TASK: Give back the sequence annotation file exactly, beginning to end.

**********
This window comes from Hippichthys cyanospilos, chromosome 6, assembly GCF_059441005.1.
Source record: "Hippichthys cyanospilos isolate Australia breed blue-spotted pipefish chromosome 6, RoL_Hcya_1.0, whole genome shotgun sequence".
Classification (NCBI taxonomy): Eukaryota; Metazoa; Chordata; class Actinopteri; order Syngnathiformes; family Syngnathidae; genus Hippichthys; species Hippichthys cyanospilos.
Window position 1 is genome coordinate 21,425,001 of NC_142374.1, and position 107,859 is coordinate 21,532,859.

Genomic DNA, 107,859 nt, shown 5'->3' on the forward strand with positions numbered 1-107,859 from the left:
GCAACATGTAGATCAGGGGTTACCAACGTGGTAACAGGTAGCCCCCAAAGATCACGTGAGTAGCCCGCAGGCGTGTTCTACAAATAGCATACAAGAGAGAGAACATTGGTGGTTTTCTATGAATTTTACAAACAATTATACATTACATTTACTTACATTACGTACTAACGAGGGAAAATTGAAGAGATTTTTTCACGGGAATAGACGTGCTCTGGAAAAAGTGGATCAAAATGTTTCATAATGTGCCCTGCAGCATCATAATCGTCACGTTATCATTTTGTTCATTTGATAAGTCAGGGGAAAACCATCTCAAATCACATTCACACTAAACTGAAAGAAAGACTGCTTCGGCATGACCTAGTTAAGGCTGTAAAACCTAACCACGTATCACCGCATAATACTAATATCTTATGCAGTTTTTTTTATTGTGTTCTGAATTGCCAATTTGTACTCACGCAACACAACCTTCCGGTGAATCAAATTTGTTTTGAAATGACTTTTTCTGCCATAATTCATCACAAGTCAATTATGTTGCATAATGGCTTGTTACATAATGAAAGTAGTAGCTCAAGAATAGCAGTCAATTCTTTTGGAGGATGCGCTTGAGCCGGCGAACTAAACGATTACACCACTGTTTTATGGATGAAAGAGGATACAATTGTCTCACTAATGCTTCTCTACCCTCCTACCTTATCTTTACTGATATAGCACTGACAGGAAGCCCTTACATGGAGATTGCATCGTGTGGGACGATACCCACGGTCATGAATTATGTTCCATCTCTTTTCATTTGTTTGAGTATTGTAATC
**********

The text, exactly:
This window comes from Hippichthys cyanospilos, chromosome 6, assembly GCF_059441005.1.
Source record: "Hippichthys cyanospilos isolate Australia breed blue-spotted pipefish chromosome 6, RoL_Hcya_1.0, whole genome shotgun sequence".
Classification (NCBI taxonomy): Eukaryota; Metazoa; Chordata; class Actinopteri; order Syngnathiformes; family Syngnathidae; genus Hippichthys; species Hippichthys cyanospilos.
Window position 1 is genome coordinate 21,425,001 of NC_142374.1, and position 107,859 is coordinate 21,532,859.

Genomic DNA, 107,859 nt, shown 5'->3' on the forward strand with positions numbered 1-107,859 from the left:
GCAACATGTAGATCAGGGGTTACCAACGTGGTAACAGGTAGCCCCCAAAGATCACGTGAGTAGCCCGCAGGCGTGTTCTACAAATAGCATACAAGAGAGAGAACATTGGTGGTTTTCTATGAATTTTACAAACAATTATACATTACATTTACTTACATTACGTACTAACGAGGGAAAATTGAAGAGATTTTTTCACGGGAATAGACGTGCTCTGGAAAAAGTGGATCAAAATGTTTCATAATGTGCCCTGCAGCATCATAATCGTCACGTTATCATTTTGTTCATTTGATAAGTCAGGGGAAAACCATCTCAAATCACATTCACACTAAACTGAAAGAAAGACTGCTTCGGCATGACCTAGTTAAGGCTGTAAAACCTAACCACGTATCACCGCATAATACTAATATCTTATGCAGTTTTTTTTATTGTGTTCTGAATTGCCAATTTGTACTCACGCAACACAACCTTCCGGTGAATCAAATTTGTTTTGAAATGACTTTTTCTGCCATAATTCATCACAAGTCAATTATGTTGCATAATGGCTTGTTACATAATGAAAGTAGTAGCTCAAGAATAGCAGTCAATTCTTTTGGAGGATGCGCTTGAGCCGGCGAACTAAACGATTACACCACTGTTTTATGGATGAAAGAGGATACAATTGTCTCACTAATGCTTCTCTACCCTCCTACCTTATCTTTACTGATATAGCACTGACAGGAAGCCCTTACATGGAGATTGCATCGTGTGGGACGATACCCACGGTCATGAATTATGTTCCATCTCTTTTCATTTGTTTGAGTATTGTAATC